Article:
A Labour MP, who once claimed to be a spokesperson for the Prime Minister of Bangladesh, has apologised for “threatening” a pregnant woman.
Tulip Siddiq, MP for Hampstead and Kilburn has risen to media prominence in recent weeks petitioning for the release of British born Nazanin Zaghari-Ratcliffe, currently being detained in Iran.
Siddiq has however remained tight-lipped about the fate of British-trained barrister Ahmad bin Quasem, abducted by government agents in Bangledesh last August.
It’s time @TulipSiddiq used her influence with her aunt – who is the Prime Minister of Bangladesh – to help free a British citizen who was kidnapped by force for no legitimate reason by her aunts regime – rather than threatening journalists who appeal to her to make a call
— Nadine Dorries (@NadineDorries) 29 November 2017
The issue was the centre of an investigation by Channel 4, who questioned why Siddiq hasn’t petitioned her aunty, Prime Minister Sheikh Hasina, into releasing Quasem.
Confronted by Channel 4 with blogs by Siddiq, which told of how she learnt politics from Hasina, Siddiq began implying the line of questioning was racist.
Siddiq refused to answer why she wasn’t willing to help – instead accusing the journalist of instituting she was from Bangladesh.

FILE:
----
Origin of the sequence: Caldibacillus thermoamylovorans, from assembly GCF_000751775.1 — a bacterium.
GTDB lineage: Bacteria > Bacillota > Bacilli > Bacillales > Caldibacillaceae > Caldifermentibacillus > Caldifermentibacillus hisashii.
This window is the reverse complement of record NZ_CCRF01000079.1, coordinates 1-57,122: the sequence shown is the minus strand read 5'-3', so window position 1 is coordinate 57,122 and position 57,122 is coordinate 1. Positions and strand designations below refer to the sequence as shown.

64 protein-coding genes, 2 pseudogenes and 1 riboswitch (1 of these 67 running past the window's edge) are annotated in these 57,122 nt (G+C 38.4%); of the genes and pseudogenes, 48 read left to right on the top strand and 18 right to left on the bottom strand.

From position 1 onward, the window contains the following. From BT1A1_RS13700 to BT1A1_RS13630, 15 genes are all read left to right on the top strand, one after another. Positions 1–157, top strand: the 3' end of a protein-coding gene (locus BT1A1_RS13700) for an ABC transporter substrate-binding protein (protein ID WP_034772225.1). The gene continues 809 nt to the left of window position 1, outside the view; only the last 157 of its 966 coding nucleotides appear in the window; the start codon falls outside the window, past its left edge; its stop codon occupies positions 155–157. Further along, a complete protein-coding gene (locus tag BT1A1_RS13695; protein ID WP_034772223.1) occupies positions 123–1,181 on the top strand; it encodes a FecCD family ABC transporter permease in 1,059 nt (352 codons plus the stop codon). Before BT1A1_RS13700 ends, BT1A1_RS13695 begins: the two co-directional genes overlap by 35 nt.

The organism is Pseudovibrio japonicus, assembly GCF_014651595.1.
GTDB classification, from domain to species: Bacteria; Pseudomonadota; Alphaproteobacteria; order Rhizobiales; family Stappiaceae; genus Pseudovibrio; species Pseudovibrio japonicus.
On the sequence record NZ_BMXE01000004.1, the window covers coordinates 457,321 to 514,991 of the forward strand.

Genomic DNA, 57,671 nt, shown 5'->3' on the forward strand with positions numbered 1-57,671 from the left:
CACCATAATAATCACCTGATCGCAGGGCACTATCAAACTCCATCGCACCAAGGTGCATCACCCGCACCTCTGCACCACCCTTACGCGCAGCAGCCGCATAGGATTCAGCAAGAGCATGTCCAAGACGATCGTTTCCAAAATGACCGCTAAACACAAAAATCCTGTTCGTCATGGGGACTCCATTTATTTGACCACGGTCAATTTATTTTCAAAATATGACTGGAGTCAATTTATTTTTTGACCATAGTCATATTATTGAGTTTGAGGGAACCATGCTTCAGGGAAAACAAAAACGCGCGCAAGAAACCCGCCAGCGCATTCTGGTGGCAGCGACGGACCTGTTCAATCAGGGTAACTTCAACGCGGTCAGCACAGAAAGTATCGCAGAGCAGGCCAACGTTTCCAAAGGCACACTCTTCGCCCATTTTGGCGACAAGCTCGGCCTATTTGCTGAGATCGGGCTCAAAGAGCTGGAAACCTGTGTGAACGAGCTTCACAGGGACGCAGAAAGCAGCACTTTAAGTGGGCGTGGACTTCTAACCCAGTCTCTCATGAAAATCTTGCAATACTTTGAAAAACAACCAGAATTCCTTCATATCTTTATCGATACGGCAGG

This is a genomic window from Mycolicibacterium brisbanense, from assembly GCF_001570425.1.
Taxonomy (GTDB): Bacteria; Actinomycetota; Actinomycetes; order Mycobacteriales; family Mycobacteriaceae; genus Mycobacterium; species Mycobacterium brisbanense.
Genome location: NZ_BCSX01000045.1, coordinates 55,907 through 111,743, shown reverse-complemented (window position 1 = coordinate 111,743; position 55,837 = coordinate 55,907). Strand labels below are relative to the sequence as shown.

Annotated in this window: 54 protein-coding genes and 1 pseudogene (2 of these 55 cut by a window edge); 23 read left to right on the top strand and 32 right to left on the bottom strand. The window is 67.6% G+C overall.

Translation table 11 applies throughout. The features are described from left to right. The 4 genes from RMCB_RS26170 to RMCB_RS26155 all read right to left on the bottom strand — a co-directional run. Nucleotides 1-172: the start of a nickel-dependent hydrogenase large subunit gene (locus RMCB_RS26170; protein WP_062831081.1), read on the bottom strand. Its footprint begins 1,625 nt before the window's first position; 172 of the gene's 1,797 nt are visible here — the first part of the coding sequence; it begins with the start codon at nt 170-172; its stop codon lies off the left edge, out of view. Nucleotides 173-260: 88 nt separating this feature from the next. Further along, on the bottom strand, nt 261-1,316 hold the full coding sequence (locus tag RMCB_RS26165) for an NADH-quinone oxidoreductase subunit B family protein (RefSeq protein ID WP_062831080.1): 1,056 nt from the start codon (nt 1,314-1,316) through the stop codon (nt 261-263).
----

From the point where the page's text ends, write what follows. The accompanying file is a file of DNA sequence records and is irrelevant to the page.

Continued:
Lesson to @TulipSiddiq – implying a respectable journalist (in this case @alextomo is racist to avoid answering uncomfortable questions is NOT a good look. The questions were entirely reasonable. Shameful. #labour not so kind or gentle – apparently. #channel4news
— Robert Davidson (@robdavidson74) 28 November 2017
Siddiq, who calls herself “little and feisty” on twitter, lived up to form by then telling a pregnant Channel 4 producer: “I hope you have a great birth, because child labour is hard.”
Fiesty Siddiq was then ushered away before quipping at the journalist questioning her, to be “very careful.”
In a statement after the event, feisty Siddiq, who is also a member of the Woman Equalities select committee, said sorry for her threatening language towards the woman.
— John Peters (@johnthejack) 28 November 2017
She said: “I want to apologise unreservedly for my comments to Channel 4’s producer, which were an off-hand and ill-judged attempt to deal with what I felt was a hostile situation. I would never want to upset her and I hope she accepts my apology.
“The fact that some members of my family are involved in politics in Bangladesh has long been a matter of public record which I have not hidden from. That said, I have no capability nor desire to inﬂuence politics in Bangladesh.”
Fiesty Siddiq did not comment on whether she would now be stepping down her efforts against the Iranian government, in a bid not to look hypocritical.
— Товарищ McПравда (@celloveck) 29 November 2017